Hopefully, this will make them much easier to remember and implement. Do remember that all three of these include many different tone variations, some of which we’ll look at shortly. That said, consider applying one or more of these whenever you create a new content piece.

 

Conversational

Here is your close friend sharing some vital piece of information with you. You know…in a café or something. This isn’t by any means a piece of content someone would cite in a college paper. As a matter of fact, this is precisely the type of content your professors warned you about.

 

Subjective, one-sided, and casual, the conversational tone works best for reflective pieces in which you are sharing an opinion (versus facts) and expect readers to voice theirs. Think of it as an attempt to open a conversation outside of a formal setting. The “café with friends” metaphor helps me quickly find this tone all the time, so I would highly suggest you try it.

 

In the voice exercise, we just went over, the ones where you had to categorize messages were mostly conversational. Here are some particular styles that apply the conversational tone:

 

Smart humor can do wonders to engage and expand your audience. Not too over the top, not too bland, a joke can break the ice and get your link shared. Pulling off the funny tone seems like an easy feat, but it isn’t, by any means. If you or the creators with whom you are working do not have a natural inclination for humor, it is better to abstain from using it in any significant way.

 

Nothing is sadder than a joke that falls flat — especially coming from a reputable brand. Consider the following styles when you are adopting a funny tone:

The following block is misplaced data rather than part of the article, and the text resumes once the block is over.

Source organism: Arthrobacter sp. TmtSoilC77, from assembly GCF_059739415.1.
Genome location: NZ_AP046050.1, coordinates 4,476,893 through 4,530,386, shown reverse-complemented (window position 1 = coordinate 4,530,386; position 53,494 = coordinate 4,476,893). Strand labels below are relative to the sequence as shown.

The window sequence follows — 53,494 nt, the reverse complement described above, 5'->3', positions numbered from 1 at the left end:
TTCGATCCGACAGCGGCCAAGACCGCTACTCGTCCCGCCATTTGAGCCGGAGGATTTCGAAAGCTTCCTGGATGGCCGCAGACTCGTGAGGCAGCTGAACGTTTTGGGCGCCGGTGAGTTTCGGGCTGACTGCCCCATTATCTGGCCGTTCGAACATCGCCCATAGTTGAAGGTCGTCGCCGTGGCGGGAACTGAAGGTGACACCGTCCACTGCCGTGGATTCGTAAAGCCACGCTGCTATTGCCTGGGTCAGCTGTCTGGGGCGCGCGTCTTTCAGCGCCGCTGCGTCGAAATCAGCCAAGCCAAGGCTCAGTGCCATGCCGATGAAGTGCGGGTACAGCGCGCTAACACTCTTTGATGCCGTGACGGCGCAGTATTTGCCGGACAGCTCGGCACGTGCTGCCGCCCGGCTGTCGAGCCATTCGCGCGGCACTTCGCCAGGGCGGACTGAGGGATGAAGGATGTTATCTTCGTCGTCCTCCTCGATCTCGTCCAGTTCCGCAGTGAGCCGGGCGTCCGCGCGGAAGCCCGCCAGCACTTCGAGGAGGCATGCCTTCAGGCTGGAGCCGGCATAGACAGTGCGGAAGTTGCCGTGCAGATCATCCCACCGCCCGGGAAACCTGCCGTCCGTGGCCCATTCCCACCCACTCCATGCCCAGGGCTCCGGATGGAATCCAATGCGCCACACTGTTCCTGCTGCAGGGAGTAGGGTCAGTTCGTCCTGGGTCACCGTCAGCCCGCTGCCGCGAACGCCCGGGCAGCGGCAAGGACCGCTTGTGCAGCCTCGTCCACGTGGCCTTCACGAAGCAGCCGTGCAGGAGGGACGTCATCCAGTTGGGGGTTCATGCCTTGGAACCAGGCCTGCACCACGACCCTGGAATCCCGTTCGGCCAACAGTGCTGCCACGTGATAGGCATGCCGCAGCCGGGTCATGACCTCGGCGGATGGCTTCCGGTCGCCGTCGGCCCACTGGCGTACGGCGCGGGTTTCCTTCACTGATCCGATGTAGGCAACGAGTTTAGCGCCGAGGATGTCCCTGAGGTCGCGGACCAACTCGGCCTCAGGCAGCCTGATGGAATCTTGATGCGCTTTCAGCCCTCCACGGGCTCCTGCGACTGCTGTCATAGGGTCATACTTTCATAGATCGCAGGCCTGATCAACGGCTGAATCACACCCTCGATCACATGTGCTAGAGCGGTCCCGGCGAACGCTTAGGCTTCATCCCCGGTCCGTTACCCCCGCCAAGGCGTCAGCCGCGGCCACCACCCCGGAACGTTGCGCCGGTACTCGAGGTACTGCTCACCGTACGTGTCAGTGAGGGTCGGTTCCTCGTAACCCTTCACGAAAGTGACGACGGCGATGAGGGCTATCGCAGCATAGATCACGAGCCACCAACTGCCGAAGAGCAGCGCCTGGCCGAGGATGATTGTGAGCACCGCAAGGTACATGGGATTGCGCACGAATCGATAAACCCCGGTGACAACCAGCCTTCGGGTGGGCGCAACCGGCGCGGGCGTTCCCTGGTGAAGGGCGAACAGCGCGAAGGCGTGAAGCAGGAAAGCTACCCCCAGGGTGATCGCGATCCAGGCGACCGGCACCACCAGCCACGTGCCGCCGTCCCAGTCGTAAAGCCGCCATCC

1. Sarcastic
  2. Sharp
  3. Whimsical
  4. Self-deprecating
  5. Joyful
  6. Joking
  7. Confessional
  8. Quotidian
  9. Exaggerated
  10. Happy
  11. Ironic
  12. Irreverent
  13. Silly
  14. Provocative
  15. Satirical
  16. Comic
  17. Informed

This tone works when you need to explain a series of steps, definitions, or otherwise formally impart information. People expect you to be knowledgeable about the topic you are sharing, and your tone must help establish that authority.

 

Although some brands manage to mix the funny and informed tones in a humane, relatable persona, this type of approach is more difficult to master — especially when you are beginning.

 

The following styles can help you apply variations of this informed tone:

  1. Didactic
  2. Contemplative
  3. Matter-of-fact
  4. Critical
  5. Academic
  6. Analytical
  7. Serious
  8. Pragmatic
  9. Inquisitive
  10. Objective
  11. Questioning
  12. Straightforward
  13. Curious
  14. Impartial
  15. Inspirational

There are many other subtleties that you can explore here: combining different tones, innovating with new ones, or imitating a similar brand’s approach. What works best is always what comes naturally to you and your team.

 

The more effort that needs to go into adapting your tone to some other foreign style that you like, the more difficult it will be to maintain that much-needed publishing cadence.

 

Switching Between Tones

Switching tones can be an effective method to engage people. One of the most useful techniques to jump from one tone to the next is to consider the questions presented.

 

Instead of considering a café, for example, it might make more sense for your brand to get inspiration out of a happy-hour conversation. Instead of thinking about a comic strip or meme to apply a funny tone to your message, it might make more sense to imagine a standup comedy scenario or even an animated GIF.

 

In the end, it is all about helping yourself (and your team of creators) adopt the right mindset to facilitate applying these tones every single day.

 

Watch Your Mood!

A word of caution about tone: avoid confusing the creator’s mood with the persona that you are trying to create for your brand — especially when you are that creator.

 

God knows there are days when I wake up the most antisocial, monosyllabic person on the planet and yet I still need to pull off that conversational style. You would be surprised at how some humorists literally need to force that funny bone out of nowhere at best, and depression at worst.

 

That is why tuning your tone before you begin creating anything is so important. If you are the creator, do whatever it takes to get into that mood. If you are managing a team of creators, send them ideas every now and then to make sure they can get themselves to that place from which they create.